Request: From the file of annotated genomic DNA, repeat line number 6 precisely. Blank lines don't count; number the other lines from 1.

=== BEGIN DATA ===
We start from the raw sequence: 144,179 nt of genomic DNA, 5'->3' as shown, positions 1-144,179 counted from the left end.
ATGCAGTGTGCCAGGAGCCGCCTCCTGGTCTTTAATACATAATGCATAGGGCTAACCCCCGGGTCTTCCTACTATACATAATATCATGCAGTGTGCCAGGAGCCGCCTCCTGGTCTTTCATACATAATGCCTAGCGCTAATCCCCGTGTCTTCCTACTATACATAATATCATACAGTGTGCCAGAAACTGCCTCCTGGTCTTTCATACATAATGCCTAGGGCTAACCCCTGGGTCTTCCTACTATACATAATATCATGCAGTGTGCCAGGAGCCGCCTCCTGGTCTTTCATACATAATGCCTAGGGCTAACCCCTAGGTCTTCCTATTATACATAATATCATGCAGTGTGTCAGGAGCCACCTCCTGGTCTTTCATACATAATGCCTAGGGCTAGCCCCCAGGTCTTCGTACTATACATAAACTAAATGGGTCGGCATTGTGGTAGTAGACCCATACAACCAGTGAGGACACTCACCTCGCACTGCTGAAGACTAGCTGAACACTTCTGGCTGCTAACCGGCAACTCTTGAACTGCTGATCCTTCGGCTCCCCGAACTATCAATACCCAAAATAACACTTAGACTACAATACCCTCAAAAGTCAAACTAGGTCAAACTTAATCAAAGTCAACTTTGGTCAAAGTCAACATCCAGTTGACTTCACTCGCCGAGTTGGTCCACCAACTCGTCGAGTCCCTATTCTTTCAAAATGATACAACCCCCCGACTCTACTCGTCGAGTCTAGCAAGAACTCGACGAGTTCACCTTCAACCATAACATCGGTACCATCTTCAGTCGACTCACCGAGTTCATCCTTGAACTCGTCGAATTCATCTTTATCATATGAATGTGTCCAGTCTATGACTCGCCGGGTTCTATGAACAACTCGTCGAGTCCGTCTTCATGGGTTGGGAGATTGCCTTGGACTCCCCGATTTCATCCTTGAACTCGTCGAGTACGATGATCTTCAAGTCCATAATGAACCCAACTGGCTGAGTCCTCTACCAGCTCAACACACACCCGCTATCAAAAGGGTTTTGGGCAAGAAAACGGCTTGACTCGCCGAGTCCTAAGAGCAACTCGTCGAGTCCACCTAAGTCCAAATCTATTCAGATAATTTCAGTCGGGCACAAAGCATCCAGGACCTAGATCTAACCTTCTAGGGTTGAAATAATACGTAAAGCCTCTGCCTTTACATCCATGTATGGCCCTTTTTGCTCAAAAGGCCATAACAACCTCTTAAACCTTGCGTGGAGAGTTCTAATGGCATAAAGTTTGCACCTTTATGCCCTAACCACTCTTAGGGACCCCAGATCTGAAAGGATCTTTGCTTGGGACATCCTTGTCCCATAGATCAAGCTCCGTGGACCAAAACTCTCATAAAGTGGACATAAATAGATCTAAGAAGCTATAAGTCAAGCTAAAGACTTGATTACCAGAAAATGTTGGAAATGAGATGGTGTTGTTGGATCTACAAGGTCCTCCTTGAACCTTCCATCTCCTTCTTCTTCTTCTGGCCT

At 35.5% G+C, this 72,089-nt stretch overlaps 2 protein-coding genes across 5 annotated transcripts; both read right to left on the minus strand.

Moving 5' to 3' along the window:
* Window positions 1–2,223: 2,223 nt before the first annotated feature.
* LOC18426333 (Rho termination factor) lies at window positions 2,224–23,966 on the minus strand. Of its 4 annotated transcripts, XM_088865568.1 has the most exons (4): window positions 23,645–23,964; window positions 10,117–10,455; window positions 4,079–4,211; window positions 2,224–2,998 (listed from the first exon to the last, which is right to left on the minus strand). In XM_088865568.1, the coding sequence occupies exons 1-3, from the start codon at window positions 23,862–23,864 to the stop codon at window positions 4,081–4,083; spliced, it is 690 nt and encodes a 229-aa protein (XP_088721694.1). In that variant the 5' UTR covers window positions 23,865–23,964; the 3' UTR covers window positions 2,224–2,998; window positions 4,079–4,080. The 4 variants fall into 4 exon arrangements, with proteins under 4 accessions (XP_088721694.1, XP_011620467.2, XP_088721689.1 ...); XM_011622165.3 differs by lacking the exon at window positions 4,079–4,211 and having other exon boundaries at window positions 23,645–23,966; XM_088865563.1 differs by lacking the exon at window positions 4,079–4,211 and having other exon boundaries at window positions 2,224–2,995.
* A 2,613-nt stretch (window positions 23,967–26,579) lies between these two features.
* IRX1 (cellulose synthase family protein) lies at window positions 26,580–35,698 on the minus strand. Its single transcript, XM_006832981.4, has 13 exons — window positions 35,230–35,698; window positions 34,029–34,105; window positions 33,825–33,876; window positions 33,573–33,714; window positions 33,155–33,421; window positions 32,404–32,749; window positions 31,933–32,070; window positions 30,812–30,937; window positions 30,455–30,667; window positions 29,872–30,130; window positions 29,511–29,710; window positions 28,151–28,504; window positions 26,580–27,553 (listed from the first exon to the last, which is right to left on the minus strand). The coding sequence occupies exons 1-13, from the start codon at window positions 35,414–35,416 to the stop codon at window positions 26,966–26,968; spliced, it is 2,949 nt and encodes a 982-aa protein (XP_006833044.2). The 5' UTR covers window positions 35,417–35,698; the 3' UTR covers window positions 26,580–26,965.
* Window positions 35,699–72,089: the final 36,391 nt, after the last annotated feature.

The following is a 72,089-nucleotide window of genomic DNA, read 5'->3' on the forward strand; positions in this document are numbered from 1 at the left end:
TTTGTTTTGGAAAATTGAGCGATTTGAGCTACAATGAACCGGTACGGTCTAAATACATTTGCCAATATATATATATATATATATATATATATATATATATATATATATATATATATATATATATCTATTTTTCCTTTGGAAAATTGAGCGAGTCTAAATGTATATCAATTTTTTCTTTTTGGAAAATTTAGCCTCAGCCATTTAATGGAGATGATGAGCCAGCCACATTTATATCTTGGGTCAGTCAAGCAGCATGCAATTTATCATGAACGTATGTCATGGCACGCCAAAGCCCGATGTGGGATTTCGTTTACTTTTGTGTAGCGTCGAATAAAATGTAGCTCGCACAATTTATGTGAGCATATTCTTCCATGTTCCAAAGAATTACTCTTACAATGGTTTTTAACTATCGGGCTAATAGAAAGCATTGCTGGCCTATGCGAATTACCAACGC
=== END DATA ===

* LOC18426333 (Rho termination factor) lies at window positions 2,224–23,966 on the minus strand. Of its 4 annotated transcripts, XM_088865568.1 has the most exons (4): window positions 23,645–23,964; window positions 10,117–10,455; window positions 4,079–4,211; window positions 2,224–2,998 (listed from the first exon to the last, which is right to left on the minus strand). In XM_088865568.1, the coding sequence occupies exons 1-3, from the start codon at window positions 23,862–23,864 to the stop codon at window positions 4,081–4,083; spliced, it is 690 nt and encodes a 229-aa protein (XP_088721694.1). In that variant the 5' UTR covers window positions 23,865–23,964; the 3' UTR covers window positions 2,224–2,998; window positions 4,079–4,080. The 4 variants fall into 4 exon arrangements, with proteins under 4 accessions (XP_088721694.1, XP_011620467.2, XP_088721689.1 ...); XM_011622165.3 differs by lacking the exon at window positions 4,079–4,211 and having other exon boundaries at window positions 23,645–23,966; XM_088865563.1 differs by lacking the exon at window positions 4,079–4,211 and having other exon boundaries at window positions 2,224–2,995.